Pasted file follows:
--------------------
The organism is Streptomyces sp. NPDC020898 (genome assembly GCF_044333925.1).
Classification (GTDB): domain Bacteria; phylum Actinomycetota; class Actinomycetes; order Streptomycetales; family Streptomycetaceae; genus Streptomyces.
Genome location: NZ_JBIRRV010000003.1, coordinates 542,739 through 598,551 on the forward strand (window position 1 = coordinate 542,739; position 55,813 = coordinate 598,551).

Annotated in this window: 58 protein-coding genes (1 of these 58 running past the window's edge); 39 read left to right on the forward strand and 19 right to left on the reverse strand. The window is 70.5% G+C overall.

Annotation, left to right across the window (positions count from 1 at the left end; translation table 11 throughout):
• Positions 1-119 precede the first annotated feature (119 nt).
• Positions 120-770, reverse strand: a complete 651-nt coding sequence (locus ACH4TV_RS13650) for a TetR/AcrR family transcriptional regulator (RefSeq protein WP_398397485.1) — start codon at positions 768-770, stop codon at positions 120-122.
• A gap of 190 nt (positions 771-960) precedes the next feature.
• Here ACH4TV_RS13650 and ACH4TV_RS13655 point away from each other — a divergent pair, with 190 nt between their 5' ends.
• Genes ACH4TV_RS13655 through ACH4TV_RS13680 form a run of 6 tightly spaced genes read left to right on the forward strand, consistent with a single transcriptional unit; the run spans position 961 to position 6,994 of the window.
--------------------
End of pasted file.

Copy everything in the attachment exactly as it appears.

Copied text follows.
The organism is Streptomyces sp. NPDC020898 (genome assembly GCF_044333925.1).
Classification (GTDB): domain Bacteria; phylum Actinomycetota; class Actinomycetes; order Streptomycetales; family Streptomycetaceae; genus Streptomyces.
Genome location: NZ_JBIRRV010000003.1, coordinates 542,739 through 598,551 on the forward strand (window position 1 = coordinate 542,739; position 55,813 = coordinate 598,551).

Annotated in this window: 58 protein-coding genes (1 of these 58 running past the window's edge); 39 read left to right on the forward strand and 19 right to left on the reverse strand. The window is 70.5% G+C overall.

Annotation, left to right across the window (positions count from 1 at the left end; translation table 11 throughout):
• Positions 1-119 precede the first annotated feature (119 nt).
• Positions 120-770, reverse strand: a complete 651-nt coding sequence (locus ACH4TV_RS13650) for a TetR/AcrR family transcriptional regulator (RefSeq protein WP_398397485.1) — start codon at positions 768-770, stop codon at positions 120-122.
• A gap of 190 nt (positions 771-960) precedes the next feature.
• Here ACH4TV_RS13650 and ACH4TV_RS13655 point away from each other — a divergent pair, with 190 nt between their 5' ends.
• Genes ACH4TV_RS13655 through ACH4TV_RS13680 form a run of 6 tightly spaced genes read left to right on the forward strand, consistent with a single transcriptional unit; the run spans position 961 to position 6,994 of the window.